National Geographic seminar from Jean-François Leroy

Photo by Laura Wallach/National Geographic

This was posted on Jean-François Leroy La Lettre de la Photographie site:

The annual National Geographic seminar took place last week in Washington. Jean-François Leroy, director of the Visa pour l’Image Festival, was there:

“It was a beautiful Thursday morning. In the National Geographic lobby, the crowding meant it would be a brilliant new convention.

After National Geographic Photo Director Kurt Mutchler’s welcome speech, activities began with a screening of Paolo Pellegrin’s preceded by his homage to France 2 senior reporter Gilles Jacquier, recently killed while on assignment in Homs, Syria. The editing was a bit choppy, but the film provided spectators with a glimpse of the astounding work of the photographer in the last ten years.

A moment of relaxation with the next subject by Robin Schwartz who presented her work with her daughter Amélia about animals. Dogs and cats, of course, but also giraffes, elephants, tigers and kangaroos.

Many of us were a bit disappointed by Cirenaica Moreira’s work. The pictures were interesting, but the comments were laborious and too long. 45 minutes of comments and not enough pictures, which kept us yearning for more at lunch break.

Editor in Chief Chris Johns welcomed us back after the break. He greeted the many photographers and former editors in the room, with a warm acknowledgement to Kent Kobersteen, absent for health reasons but whose latest test results, we learned, were encouraging. Then he gave a long homage to the late Susan Smith, one of photography’s pillars for so many years, who passed away last July.

Kitra Cahana presented her work on teenagers ,that was one of the year’s story most recognized and most approved by National Geographic reader.

She was followed by Anthony Suau who spoke of the evolution of « Facing Change », that can already be compared to Carl Mydans and Dorothea Lange’s famous FSA… Would you believe it? In any case, the project is taking shape, advancing, and we can follow and encourage it here: 
Look at the participating photographers… Very interesting isn’t it?

Gillian Laub’s work on racism in small southern American cities and the changes her work provoked – notably after being featured in the New York Times Magazine – is just incredible. Sometimes but rarely photography can change the world.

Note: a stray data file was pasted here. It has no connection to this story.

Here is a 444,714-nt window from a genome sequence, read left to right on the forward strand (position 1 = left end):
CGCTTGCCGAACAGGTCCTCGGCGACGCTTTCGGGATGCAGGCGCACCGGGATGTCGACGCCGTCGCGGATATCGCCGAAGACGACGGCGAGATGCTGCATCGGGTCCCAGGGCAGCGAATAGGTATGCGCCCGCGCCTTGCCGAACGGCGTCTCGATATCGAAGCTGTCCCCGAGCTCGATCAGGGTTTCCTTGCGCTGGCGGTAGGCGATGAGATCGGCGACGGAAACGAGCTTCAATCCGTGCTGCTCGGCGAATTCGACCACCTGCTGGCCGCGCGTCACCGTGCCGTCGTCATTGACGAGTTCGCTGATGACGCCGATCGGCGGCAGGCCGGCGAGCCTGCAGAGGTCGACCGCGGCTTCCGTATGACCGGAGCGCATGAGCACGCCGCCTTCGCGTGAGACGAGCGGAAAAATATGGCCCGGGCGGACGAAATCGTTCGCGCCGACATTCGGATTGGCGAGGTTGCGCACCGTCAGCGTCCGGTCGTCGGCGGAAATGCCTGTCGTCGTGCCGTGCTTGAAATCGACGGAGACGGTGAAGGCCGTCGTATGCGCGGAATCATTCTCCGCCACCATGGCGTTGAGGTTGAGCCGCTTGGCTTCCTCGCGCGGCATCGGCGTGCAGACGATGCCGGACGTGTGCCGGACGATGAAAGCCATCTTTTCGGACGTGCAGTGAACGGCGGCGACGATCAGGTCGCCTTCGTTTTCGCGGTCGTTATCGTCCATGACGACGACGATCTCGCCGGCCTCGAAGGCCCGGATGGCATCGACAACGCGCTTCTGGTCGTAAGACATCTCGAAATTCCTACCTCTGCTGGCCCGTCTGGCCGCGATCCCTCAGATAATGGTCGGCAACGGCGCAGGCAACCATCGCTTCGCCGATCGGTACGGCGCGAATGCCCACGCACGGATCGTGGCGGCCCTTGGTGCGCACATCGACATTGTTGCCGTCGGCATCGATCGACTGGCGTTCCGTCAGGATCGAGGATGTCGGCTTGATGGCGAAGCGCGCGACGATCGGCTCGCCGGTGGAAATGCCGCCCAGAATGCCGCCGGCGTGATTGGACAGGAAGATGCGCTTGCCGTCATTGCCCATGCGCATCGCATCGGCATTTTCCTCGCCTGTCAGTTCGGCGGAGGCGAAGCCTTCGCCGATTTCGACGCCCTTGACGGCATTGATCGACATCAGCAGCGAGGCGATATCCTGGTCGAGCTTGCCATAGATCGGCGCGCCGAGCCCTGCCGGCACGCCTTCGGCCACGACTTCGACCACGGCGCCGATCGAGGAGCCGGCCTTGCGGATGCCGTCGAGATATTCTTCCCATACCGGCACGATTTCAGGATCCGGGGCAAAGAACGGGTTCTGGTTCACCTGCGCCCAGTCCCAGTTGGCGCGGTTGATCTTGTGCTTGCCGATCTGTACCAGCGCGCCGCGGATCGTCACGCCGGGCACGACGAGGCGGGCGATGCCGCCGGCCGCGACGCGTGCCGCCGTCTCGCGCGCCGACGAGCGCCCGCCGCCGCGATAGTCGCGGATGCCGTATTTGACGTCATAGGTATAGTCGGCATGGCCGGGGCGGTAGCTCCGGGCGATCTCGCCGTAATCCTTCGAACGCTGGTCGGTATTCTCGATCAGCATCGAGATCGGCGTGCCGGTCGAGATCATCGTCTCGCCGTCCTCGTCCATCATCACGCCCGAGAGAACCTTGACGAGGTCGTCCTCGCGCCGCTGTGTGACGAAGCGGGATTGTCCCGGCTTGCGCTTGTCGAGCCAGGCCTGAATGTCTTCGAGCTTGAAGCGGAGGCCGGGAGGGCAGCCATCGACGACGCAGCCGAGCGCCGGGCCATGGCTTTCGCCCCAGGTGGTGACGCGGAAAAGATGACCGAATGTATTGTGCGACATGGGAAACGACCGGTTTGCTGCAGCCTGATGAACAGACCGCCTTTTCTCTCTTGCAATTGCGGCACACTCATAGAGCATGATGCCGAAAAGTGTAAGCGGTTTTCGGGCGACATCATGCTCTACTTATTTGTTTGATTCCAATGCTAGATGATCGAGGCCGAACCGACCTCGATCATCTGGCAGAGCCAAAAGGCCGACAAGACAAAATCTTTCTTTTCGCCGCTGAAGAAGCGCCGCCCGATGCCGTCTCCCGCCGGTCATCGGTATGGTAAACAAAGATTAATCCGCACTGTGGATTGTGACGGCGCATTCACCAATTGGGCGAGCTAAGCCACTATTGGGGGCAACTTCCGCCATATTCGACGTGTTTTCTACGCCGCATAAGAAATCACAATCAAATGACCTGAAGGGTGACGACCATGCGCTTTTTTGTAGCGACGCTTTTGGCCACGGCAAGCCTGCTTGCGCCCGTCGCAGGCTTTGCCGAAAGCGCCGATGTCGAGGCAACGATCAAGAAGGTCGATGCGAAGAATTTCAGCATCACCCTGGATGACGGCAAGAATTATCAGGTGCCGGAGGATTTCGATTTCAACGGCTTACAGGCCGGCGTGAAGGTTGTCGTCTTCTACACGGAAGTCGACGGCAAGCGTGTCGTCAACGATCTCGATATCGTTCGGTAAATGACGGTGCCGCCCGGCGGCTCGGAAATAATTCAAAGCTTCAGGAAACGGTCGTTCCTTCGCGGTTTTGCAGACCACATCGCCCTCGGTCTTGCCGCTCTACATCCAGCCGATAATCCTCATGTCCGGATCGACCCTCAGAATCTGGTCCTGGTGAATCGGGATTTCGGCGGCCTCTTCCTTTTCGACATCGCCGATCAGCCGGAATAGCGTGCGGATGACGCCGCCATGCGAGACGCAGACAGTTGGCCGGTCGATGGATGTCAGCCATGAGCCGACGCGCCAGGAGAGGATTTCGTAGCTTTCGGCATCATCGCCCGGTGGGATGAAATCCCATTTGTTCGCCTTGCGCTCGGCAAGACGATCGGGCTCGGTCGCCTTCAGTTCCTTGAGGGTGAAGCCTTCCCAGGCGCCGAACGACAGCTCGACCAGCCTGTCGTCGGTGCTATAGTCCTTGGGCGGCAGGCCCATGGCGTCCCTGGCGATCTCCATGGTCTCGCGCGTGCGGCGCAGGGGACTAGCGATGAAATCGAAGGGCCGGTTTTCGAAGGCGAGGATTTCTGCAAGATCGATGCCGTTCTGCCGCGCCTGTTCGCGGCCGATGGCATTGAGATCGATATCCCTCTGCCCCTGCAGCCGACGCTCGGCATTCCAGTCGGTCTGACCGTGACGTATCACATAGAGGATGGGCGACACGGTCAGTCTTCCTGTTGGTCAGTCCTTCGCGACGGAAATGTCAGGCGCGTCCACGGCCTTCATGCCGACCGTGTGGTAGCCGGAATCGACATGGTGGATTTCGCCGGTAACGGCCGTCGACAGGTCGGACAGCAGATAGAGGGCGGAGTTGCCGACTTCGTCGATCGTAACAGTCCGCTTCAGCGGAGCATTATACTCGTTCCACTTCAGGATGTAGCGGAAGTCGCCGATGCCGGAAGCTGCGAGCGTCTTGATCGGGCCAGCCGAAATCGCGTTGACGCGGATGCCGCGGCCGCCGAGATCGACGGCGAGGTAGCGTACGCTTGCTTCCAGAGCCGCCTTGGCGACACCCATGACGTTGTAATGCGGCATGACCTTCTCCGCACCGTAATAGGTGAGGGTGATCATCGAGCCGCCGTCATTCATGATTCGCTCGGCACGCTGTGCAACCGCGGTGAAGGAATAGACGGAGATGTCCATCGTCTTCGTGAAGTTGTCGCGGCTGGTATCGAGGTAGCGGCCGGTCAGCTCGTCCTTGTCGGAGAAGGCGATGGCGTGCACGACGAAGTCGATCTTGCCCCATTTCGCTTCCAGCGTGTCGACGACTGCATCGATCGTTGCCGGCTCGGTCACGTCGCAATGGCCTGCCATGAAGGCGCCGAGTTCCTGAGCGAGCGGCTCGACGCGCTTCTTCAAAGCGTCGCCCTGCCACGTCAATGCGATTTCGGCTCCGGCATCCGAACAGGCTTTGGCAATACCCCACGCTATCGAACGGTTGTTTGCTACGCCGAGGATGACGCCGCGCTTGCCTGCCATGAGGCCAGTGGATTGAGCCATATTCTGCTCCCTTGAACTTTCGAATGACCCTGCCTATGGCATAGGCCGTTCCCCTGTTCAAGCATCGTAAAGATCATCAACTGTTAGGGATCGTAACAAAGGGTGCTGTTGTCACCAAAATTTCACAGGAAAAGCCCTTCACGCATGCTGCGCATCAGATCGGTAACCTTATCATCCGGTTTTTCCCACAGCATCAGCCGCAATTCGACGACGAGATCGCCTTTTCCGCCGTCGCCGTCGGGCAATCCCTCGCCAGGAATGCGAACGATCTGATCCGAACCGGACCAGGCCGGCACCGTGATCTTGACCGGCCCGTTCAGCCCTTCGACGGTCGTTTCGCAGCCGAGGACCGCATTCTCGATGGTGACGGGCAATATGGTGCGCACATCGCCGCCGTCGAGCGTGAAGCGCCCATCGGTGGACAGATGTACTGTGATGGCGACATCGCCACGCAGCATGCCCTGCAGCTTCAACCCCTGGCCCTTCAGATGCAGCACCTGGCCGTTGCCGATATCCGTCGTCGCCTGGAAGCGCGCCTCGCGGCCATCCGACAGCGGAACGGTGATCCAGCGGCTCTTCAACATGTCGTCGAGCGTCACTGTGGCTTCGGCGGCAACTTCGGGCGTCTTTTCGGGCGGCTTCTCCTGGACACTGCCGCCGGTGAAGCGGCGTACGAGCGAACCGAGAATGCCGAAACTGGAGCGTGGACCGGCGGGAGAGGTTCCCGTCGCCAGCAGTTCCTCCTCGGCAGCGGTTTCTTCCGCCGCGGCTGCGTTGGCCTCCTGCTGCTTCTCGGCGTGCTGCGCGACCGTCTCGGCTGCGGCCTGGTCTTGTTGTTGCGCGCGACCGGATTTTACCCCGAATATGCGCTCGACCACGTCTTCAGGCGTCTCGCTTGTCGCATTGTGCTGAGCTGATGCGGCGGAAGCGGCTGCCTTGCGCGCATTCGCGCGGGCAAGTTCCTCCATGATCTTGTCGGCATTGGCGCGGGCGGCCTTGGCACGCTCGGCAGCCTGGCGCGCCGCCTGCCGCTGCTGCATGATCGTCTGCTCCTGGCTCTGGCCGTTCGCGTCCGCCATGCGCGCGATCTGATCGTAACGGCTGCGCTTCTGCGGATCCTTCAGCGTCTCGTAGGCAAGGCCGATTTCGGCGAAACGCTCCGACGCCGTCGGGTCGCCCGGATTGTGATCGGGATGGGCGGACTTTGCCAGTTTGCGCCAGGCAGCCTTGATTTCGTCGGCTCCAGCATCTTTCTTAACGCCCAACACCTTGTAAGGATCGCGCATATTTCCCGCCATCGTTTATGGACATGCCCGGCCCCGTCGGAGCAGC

The day’s final presentation was eagerly awaited. David Lachapelle! Everyone was expecting slightly pretentious extravagance. We were going to show him, the King of Photoshop, what a “real” photo was. Every one was nicely surprised. Lachapelle was very much himself. Humble, funny, immensely cultivated, he shocked everyone! At the end of his interview, he showed us the making of his Pieta. When spectators realized there was NO photo manipulation involved, he triumphed!”

Jean-François Leroy


About the author

RANDY OLSON’s 27 National Geographic magazine projects have taken him to many countries in Africa, the Siberian Arctic, Abu Dhabi, American Samoa, Austria, Australia, Brazil, Canada, China, Dubai, Guyana, Iceland, India, Indonesia, Iraq, Italy, Japan, Kamchatka, Newfoundland, Pakistan, Palmyra, Republic of Georgia, Russia, Spain, Switzerland, Thailand, Turkey, and the South Pacific.
National Geographic Society published a book of his work in their Masters of Photography series in January 2011. Olson was the 2003 Magazine Photographer of the Year in the Pictures of the Year International (POYi) competition, and was also awarded POYi’s 1992 Newspaper Photographer of the Year—one of only two photographers to win in both media in the largest photojournalism contest operating continuously since World War II. While working at The Pittsburgh Press, Olson received an Alicia Patterson Fellowship to support a seven-year project documenting a family with AIDS, and a Robert F. Kennedy Award for his story on problems with Section 8 housing. He was also awarded the Nikon Sabbatical and a grant from the National Archives to save the Pictures of the Year collection.
Melissa Farlow and Randy Olson are photojournalists in the documentary tradition. Their work has taken them to 50 countries over the past 20 years. Even though they are published in LIFE, GEO, Smithsonian and other magazines, they have primarily worked on 50 projects for the National Geographic Society. They normally work individually, but have co-produced National Geographic magazine stories on northern California, American national parks, and the Alps. They photographed the southern United States for a book by Collins Publishing and have collaborated on over 70 books by various publishers.